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Duration:03:51
Uploaded:2019-03-19
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In which John finds himself talking with former First Lady Michelle Obama about marriage and memoir. You can find more discussion with Michelle Obama over at BookTube: https://www.youtube.com/watch?v=3tBFW8nw8_o

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J: Good morning, Hank. It's Tuesday. Greetings from Austin, Texas, where I am surrounded by some very nice camera equipment and about to talk to Michelle Obama. You know what, I'm kind of uncomfortable here, let's just go to my basement for a second.

J (In his basement): Oh look, I'm back in my happy place! So I'm often asked about marriage advice and writing advice, two topics I am very reluctant to talk about, because I don't feel qualified. But I loved the way Michelle Obama wrote about marriage in her book, Becoming, and I also loved her approach to memoir in general. So I thought I would ask her to share some marriage and writing advice with me. Alright, back to Austin.

J: Hi.

Michelle: Hey.

J: It's very nice to see you. I thought the way you wrote about marriage in this book was absolutely astonishing, and brilliant, and it really resonated very deeply with me, uh, because when my book The Fault in Our Stars was published, my life became very different very suddenly. Not on a like- becoming president level-

M: [Laughs]

J: -but different. And so I wondered if you could talk about the challenge of that, and how you found a way to live with it.

M: Barack and I talk about how valuable it was that we were older in it. I chose to share so much about our marriage is because I think about young couples, and how little we know when we get married about what marriage is-

J: Yeah

-I mean, nobody is giving us a guidebook about how to do this thing called building a life with a whole other person. Marriage is inherently unequal, not just gender-wise, it just there's no way that you ever have 50-50. And we talk about it in those terms, like "you do half and I'll do half", life isn't that clean.

People think about me and Barack as "#relationshipgoals", and usually when you have couples like that all you see is the good stuff. You see the fist jabs, and the loving touches, and the, the moments that, you know, make people think, "oh, aren't they great". But to me I felt like, if I'm not telling you how hard it was, I'm not being honest with you about what you need to do to build this thing that we have.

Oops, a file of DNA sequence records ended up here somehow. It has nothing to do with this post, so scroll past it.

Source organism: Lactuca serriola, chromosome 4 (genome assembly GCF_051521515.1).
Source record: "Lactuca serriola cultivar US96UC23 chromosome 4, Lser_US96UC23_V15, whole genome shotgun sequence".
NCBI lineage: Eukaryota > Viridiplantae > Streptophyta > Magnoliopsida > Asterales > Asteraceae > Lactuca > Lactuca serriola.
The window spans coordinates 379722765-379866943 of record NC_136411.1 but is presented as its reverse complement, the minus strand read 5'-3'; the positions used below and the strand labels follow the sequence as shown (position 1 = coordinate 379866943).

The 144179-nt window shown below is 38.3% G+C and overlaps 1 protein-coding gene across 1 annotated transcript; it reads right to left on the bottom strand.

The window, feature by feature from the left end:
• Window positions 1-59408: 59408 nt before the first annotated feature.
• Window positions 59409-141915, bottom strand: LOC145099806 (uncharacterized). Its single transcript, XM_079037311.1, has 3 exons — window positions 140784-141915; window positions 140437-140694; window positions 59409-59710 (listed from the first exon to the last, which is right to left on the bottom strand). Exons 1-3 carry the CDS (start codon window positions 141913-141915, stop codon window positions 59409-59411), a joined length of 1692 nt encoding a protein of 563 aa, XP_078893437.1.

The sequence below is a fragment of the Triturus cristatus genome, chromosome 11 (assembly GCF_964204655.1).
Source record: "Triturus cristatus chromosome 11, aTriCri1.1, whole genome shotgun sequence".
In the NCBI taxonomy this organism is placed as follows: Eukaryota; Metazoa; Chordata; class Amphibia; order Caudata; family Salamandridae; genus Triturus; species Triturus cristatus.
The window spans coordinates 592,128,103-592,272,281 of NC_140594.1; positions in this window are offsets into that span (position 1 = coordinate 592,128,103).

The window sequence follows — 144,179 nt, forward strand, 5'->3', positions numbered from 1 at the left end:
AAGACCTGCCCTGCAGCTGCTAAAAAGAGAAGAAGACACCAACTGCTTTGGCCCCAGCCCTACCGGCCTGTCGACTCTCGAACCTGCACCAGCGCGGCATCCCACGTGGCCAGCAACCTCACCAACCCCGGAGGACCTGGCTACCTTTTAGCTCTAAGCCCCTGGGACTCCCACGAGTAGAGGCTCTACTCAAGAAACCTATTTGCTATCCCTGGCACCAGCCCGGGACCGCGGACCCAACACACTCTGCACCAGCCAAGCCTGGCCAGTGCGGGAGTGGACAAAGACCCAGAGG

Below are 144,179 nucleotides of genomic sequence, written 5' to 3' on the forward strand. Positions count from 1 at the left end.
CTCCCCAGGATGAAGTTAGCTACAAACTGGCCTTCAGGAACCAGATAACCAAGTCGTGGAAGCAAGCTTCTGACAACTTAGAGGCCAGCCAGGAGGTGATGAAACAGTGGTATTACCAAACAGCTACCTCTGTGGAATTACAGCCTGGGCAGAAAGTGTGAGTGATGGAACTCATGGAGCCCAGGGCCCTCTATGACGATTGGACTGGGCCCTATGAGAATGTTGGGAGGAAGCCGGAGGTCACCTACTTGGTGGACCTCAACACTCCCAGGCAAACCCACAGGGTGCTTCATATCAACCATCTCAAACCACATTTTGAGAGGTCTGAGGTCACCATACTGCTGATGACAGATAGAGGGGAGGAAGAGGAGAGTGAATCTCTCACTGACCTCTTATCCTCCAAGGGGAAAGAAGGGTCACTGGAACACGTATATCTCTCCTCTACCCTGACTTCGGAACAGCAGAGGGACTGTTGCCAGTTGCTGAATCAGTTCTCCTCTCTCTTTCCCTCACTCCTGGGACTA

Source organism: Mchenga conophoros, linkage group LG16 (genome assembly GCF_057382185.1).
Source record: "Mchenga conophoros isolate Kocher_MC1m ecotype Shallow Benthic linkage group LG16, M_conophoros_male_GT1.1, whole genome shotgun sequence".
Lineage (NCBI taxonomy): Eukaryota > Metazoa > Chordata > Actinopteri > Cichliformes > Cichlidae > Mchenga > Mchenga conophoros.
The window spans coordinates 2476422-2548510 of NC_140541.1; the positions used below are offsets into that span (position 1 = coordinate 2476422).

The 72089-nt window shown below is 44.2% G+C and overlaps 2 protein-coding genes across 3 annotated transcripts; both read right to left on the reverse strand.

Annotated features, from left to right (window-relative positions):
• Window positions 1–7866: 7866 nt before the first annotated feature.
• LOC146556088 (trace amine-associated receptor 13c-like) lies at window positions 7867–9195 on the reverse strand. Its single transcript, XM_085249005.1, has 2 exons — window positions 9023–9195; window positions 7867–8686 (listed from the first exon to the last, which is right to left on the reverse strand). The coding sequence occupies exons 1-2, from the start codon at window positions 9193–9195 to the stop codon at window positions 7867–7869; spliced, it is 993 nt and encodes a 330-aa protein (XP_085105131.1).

J: Right. Right. And one of the things I really loved about Becoming was the resonant details, especially from your childhood, that reflected larger parts of your story. In second grade, you know, needing an advocate because you were in a class with a bad teacher who was in way over her head. I wanna know how you pick those resonant details, is there a secret?

M: Some of it is 'what do you remember?', and for me there's a reason why I remembered that second grade, why it stuck with me. Why at this age do I still remember that I didn't get a star-

J: [Laughs]

M: -the first time, because I didn't know the word white. It seems like a mundane story, but this is very telling, its, it's a truth about me that has been consistent since I was four or five years old.

J: Mhmm

M: Why did I carry those stories with me all the way to and through the white house. I don't worry about the stuff I don't remember, I try and find the value in what does stand out. We all remember maybe 10 good stories from our childhood and they all have meaning, we just have to value them enough to take time to nurture them and sit with them and understand- why did they stick with us?

J: Yeah. That's super helpful and thank you so much, and it's such a pleasure to meet you, and thank you again for your extraordinary book.

M: Thankyou, thanks so much

J: Great? Good?

M: We did it!

J: So we just finished our chat with Mrs Obama, and wow that was super cool, she was lovely of course, and very generous with her time, and very good at making anxious people feel comfortable which was appreciated.

J (In his basement): Because as you can probably tell I was extremely anxious. Hello, me from the future here.

I've read a lot of political memoirs and I really did think that Becoming was extraordinary because it managed to tell a very big story at a very human scale.

Hank, I'm off to think about the way my childhood memories may resonate with my adult self, I will see you on Friday.